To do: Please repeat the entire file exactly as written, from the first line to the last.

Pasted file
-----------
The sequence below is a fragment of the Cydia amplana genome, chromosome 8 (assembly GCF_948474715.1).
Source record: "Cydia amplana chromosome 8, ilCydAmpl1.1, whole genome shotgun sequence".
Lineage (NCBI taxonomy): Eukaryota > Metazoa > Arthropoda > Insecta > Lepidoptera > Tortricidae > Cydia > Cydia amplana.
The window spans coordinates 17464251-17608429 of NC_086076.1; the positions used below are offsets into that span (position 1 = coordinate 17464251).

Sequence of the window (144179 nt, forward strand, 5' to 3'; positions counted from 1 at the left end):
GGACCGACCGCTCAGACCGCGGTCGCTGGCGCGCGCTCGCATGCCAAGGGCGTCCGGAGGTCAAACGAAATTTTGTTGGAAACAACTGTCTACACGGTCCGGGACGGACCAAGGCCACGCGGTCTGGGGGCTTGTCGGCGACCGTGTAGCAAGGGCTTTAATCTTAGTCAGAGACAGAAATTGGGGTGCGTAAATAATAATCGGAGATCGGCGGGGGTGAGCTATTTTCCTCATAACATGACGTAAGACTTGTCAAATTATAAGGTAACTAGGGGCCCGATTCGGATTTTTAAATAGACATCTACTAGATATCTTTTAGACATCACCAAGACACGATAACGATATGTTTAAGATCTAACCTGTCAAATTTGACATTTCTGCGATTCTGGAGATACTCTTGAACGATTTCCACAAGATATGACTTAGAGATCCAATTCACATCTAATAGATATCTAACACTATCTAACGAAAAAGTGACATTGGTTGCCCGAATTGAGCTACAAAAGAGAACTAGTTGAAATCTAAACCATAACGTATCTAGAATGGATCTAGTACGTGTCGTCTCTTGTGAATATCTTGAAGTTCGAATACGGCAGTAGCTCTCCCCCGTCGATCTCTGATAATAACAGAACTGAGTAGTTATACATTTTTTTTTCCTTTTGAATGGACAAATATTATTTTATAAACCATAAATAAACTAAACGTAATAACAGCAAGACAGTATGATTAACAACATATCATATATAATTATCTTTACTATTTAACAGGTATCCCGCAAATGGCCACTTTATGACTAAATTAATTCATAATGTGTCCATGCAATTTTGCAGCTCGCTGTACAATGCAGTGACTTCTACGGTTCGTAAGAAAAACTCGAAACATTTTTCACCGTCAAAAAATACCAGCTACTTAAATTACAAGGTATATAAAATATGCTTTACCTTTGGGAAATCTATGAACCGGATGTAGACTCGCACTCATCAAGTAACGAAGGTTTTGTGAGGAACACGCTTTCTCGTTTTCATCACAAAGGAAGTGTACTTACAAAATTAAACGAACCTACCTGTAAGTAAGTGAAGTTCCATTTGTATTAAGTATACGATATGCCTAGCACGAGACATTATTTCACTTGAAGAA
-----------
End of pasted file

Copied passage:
The sequence below is a fragment of the Cydia amplana genome, chromosome 8 (assembly GCF_948474715.1).
Source record: "Cydia amplana chromosome 8, ilCydAmpl1.1, whole genome shotgun sequence".
Lineage (NCBI taxonomy): Eukaryota > Metazoa > Arthropoda > Insecta > Lepidoptera > Tortricidae > Cydia > Cydia amplana.
The window spans coordinates 17464251-17608429 of NC_086076.1; the positions used below are offsets into that span (position 1 = coordinate 17464251).

Sequence of the window (144179 nt, forward strand, 5' to 3'; positions counted from 1 at the left end):
GGACCGACCGCTCAGACCGCGGTCGCTGGCGCGCGCTCGCATGCCAAGGGCGTCCGGAGGTCAAACGAAATTTTGTTGGAAACAACTGTCTACACGGTCCGGGACGGACCAAGGCCACGCGGTCTGGGGGCTTGTCGGCGACCGTGTAGCAAGGGCTTTAATCTTAGTCAGAGACAGAAATTGGGGTGCGTAAATAATAATCGGAGATCGGCGGGGGTGAGCTATTTTCCTCATAACATGACGTAAGACTTGTCAAATTATAAGGTAACTAGGGGCCCGATTCGGATTTTTAAATAGACATCTACTAGATATCTTTTAGACATCACCAAGACACGATAACGATATGTTTAAGATCTAACCTGTCAAATTTGACATTTCTGCGATTCTGGAGATACTCTTGAACGATTTCCACAAGATATGACTTAGAGATCCAATTCACATCTAATAGATATCTAACACTATCTAACGAAAAAGTGACATTGGTTGCCCGAATTGAGCTACAAAAGAGAACTAGTTGAAATCTAAACCATAACGTATCTAGAATGGATCTAGTACGTGTCGTCTCTTGTGAATATCTTGAAGTTCGAATACGGCAGTAGCTCTCCCCCGTCGATCTCTGATAATAACAGAACTGAGTAGTTATACATTTTTTTTTCCTTTTGAATGGACAAATATTATTTTATAAACCATAAATAAACTAAACGTAATAACAGCAAGACAGTATGATTAACAACATATCATATATAATTATCTTTACTATTTAACAGGTATCCCGCAAATGGCCACTTTATGACTAAATTAATTCATAATGTGTCCATGCAATTTTGCAGCTCGCTGTACAATGCAGTGACTTCTACGGTTCGTAAGAAAAACTCGAAACATTTTTCACCGTCAAAAAATACCAGCTACTTAAATTACAAGGTATATAAAATATGCTTTACCTTTGGGAAATCTATGAACCGGATGTAGACTCGCACTCATCAAGTAACGAAGGTTTTGTGAGGAACACGCTTTCTCGTTTTCATCACAAAGGAAGTGTACTTACAAAATTAAACGAACCTACCTGTAAGTAAGTGAAGTTCCATTTGTATTAAGTATACGATATGCCTAGCACGAGACATTATTTCACTTGAAGAA